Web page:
Regardless of how much you have traveled or how familiar a location may seem, you should anticipate some type of culture shock when you arrive in your host country (this includes English speaking and Western countries). According to psychologist Dr. Carmen Guanipa of San Diego State University, there are several phases of culture shock that travelers may experience:

  • The first phase, known as the “honeymoon phase,” is characterized by feelings of euphoria and wellbeing. Like falling in love for first time, travelers in the honeymoon phase are full of wonder and excitement. Difficulties are minimized and students are typically caught up in the excitement of experiences in their new country.
  • The second phase of culture shock may bring with it feelings of moodiness, irritation and the unwelcome “thud” back to reality. During this phase, you might feel anxious or blue for a while as you get used to a new country’s rhythms and culture. You might feel frustrated by simple tasks, such as making a telephone call or managing a bank transaction, or teary when speaking to friends and family from home.

The following symptoms are typical of the second-phase culture shock:

  • Sadness, loneliness, melancholy
  • Insomnia, desire to sleep too much or too little
  • Changes in temperament, feeling vulnerable or powerless
  • Trying too hard to absorb everything in the new culture or country
  • Lack of confidence
  • Feelings of inadequacy or insecurity
  • Longing for family or friends

This uncomfortable phase of culture shock usually resolves itself within the first few weeks. However,if you find yourself feeling out of sorts or emotionally unstable for a longer period of time, let someone know. Tell the program director or one of the program staff members. They can help you determine if you need additional support as you adjust to living abroad.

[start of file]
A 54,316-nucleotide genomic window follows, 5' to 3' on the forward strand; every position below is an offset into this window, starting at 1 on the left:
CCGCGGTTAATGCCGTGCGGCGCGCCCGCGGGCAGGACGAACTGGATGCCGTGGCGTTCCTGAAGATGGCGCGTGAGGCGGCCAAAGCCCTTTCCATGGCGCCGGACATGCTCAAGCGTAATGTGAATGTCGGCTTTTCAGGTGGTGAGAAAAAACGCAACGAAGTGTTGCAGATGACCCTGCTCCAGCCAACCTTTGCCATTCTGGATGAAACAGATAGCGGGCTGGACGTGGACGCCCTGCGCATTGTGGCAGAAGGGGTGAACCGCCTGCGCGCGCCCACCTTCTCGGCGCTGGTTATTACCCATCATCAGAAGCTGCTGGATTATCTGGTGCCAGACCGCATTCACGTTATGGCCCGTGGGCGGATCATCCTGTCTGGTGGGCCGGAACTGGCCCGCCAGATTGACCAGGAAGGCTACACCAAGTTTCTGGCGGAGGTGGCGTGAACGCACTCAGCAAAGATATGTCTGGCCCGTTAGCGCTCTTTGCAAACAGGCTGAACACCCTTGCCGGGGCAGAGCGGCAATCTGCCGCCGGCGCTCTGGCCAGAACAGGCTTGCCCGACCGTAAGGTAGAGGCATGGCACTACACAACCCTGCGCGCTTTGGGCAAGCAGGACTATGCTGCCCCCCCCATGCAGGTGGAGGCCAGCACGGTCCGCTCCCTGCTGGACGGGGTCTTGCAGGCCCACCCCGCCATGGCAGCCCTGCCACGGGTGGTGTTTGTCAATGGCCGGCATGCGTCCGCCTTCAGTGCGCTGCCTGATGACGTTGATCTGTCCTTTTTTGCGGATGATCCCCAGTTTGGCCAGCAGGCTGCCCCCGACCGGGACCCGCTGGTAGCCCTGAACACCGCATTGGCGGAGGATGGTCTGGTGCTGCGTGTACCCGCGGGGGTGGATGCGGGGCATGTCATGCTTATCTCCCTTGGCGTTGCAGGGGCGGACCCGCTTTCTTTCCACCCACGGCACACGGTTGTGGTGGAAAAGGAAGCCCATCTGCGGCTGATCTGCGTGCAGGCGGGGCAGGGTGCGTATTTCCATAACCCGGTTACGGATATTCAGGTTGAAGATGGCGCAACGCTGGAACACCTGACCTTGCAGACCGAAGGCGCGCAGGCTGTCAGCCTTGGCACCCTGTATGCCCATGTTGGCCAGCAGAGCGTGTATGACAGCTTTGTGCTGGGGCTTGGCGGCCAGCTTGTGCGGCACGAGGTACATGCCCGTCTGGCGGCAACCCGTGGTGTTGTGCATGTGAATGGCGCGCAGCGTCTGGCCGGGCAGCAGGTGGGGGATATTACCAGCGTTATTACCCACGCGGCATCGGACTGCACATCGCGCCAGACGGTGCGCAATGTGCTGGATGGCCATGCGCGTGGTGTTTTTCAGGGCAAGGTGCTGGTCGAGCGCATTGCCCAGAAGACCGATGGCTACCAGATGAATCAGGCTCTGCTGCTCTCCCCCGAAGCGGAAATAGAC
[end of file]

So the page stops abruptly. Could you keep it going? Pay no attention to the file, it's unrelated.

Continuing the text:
Once the shock of the second phase has eased, you should begin to develop a sense of comfort and understanding of your life in Paris. This is the third phase of cultural adjustment. Less about “shock” and more about adjustment and regaining a sense of equilibrium, this third phase is marked by an acceptance of cultural differences and the ability to critique the positives and negatives of your home country and your host culture. Highlighted by personal growth and the integration of disparate ideas, thoughts and values, the majority of the study abroad experience takes place within this last phase.

For more information on preparing for cultural differences in your host country, check out the online cultural training resource guide What’s Up With Culture? Designed at the request of the U.S. Department of Education, by the School of International Studies/University of the Pacific, What’s Up With Culture? has been used by over 2 million students globally to prepare for study abroad. This self-directed program is packed with useful information, so give yourself several sessions to go through the material. We strongly recommend it for anyone preparing for international travel.